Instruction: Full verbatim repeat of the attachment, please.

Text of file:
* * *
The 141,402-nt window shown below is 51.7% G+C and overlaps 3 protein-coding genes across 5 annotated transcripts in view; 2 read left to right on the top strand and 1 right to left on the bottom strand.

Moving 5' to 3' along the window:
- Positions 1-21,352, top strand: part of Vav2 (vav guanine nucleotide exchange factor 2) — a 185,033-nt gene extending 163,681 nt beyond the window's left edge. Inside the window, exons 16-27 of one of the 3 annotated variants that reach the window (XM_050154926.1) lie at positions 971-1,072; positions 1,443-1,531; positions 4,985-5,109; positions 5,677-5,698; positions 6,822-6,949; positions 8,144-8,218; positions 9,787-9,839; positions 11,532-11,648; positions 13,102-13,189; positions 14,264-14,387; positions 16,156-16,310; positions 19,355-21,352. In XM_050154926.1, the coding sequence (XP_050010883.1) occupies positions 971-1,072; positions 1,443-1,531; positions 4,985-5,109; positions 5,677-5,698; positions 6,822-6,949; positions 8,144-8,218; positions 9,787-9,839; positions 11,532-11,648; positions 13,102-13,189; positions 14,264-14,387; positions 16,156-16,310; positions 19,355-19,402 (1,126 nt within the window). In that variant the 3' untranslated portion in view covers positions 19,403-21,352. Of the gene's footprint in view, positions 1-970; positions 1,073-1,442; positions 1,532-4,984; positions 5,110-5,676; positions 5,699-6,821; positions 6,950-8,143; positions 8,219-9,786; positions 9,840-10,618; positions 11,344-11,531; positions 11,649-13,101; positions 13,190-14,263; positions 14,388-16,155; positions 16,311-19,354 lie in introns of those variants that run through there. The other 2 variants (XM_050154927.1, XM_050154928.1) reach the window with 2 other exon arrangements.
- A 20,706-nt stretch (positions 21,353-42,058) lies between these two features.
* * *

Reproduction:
The 141,402-nt window shown below is 51.7% G+C and overlaps 3 protein-coding genes across 5 annotated transcripts in view; 2 read left to right on the top strand and 1 right to left on the bottom strand.

Moving 5' to 3' along the window:
- Positions 1-21,352, top strand: part of Vav2 (vav guanine nucleotide exchange factor 2) — a 185,033-nt gene extending 163,681 nt beyond the window's left edge. Inside the window, exons 16-27 of one of the 3 annotated variants that reach the window (XM_050154926.1) lie at positions 971-1,072; positions 1,443-1,531; positions 4,985-5,109; positions 5,677-5,698; positions 6,822-6,949; positions 8,144-8,218; positions 9,787-9,839; positions 11,532-11,648; positions 13,102-13,189; positions 14,264-14,387; positions 16,156-16,310; positions 19,355-21,352. In XM_050154926.1, the coding sequence (XP_050010883.1) occupies positions 971-1,072; positions 1,443-1,531; positions 4,985-5,109; positions 5,677-5,698; positions 6,822-6,949; positions 8,144-8,218; positions 9,787-9,839; positions 11,532-11,648; positions 13,102-13,189; positions 14,264-14,387; positions 16,156-16,310; positions 19,355-19,402 (1,126 nt within the window). In that variant the 3' untranslated portion in view covers positions 19,403-21,352. Of the gene's footprint in view, positions 1-970; positions 1,073-1,442; positions 1,532-4,984; positions 5,110-5,676; positions 5,699-6,821; positions 6,950-8,143; positions 8,219-9,786; positions 9,840-10,618; positions 11,344-11,531; positions 11,649-13,101; positions 13,190-14,263; positions 14,388-16,155; positions 16,311-19,354 lie in introns of those variants that run through there. The other 2 variants (XM_050154927.1, XM_050154928.1) reach the window with 2 other exon arrangements.
- A 20,706-nt stretch (positions 21,353-42,058) lies between these two features.